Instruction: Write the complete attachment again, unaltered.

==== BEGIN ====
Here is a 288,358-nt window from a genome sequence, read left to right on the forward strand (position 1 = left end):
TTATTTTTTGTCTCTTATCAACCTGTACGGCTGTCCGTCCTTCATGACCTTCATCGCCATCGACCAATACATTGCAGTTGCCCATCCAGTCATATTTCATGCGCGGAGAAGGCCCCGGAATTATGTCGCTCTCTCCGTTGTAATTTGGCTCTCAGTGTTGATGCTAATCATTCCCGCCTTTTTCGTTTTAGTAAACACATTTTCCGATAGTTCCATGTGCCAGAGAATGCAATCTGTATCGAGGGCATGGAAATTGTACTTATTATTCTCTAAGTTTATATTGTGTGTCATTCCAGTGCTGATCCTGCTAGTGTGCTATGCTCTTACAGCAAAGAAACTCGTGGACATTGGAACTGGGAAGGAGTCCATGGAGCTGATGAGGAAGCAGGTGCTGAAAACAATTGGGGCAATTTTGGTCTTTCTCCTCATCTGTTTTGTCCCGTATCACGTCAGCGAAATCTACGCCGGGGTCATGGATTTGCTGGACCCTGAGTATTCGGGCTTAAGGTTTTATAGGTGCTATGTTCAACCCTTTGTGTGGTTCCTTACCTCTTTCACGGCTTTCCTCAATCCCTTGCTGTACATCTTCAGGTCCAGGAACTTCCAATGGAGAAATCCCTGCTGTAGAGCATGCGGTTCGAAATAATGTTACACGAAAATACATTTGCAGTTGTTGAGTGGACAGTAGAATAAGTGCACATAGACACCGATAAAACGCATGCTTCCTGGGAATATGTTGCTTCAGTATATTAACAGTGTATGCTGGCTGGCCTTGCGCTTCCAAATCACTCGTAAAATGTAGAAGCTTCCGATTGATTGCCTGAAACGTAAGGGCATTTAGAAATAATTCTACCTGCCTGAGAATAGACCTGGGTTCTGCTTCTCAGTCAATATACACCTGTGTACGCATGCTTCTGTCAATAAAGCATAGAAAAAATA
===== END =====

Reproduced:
Here is a 288,358-nt window from a genome sequence, read left to right on the forward strand (position 1 = left end):
TTATTTTTTGTCTCTTATCAACCTGTACGGCTGTCCGTCCTTCATGACCTTCATCGCCATCGACCAATACATTGCAGTTGCCCATCCAGTCATATTTCATGCGCGGAGAAGGCCCCGGAATTATGTCGCTCTCTCCGTTGTAATTTGGCTCTCAGTGTTGATGCTAATCATTCCCGCCTTTTTCGTTTTAGTAAACACATTTTCCGATAGTTCCATGTGCCAGAGAATGCAATCTGTATCGAGGGCATGGAAATTGTACTTATTATTCTCTAAGTTTATATTGTGTGTCATTCCAGTGCTGATCCTGCTAGTGTGCTATGCTCTTACAGCAAAGAAACTCGTGGACATTGGAACTGGGAAGGAGTCCATGGAGCTGATGAGGAAGCAGGTGCTGAAAACAATTGGGGCAATTTTGGTCTTTCTCCTCATCTGTTTTGTCCCGTATCACGTCAGCGAAATCTACGCCGGGGTCATGGATTTGCTGGACCCTGAGTATTCGGGCTTAAGGTTTTATAGGTGCTATGTTCAACCCTTTGTGTGGTTCCTTACCTCTTTCACGGCTTTCCTCAATCCCTTGCTGTACATCTTCAGGTCCAGGAACTTCCAATGGAGAAATCCCTGCTGTAGAGCATGCGGTTCGAAATAATGTTACACGAAAATACATTTGCAGTTGTTGAGTGGACAGTAGAATAAGTGCACATAGACACCGATAAAACGCATGCTTCCTGGGAATATGTTGCTTCAGTATATTAACAGTGTATGCTGGCTGGCCTTGCGCTTCCAAATCACTCGTAAAATGTAGAAGCTTCCGATTGATTGCCTGAAACGTAAGGGCATTTAGAAATAATTCTACCTGCCTGAGAATAGACCTGGGTTCTGCTTCTCAGTCAATATACACCTGTGTACGCATGCTTCTGTCAATAAAGCATAGAAAAAATA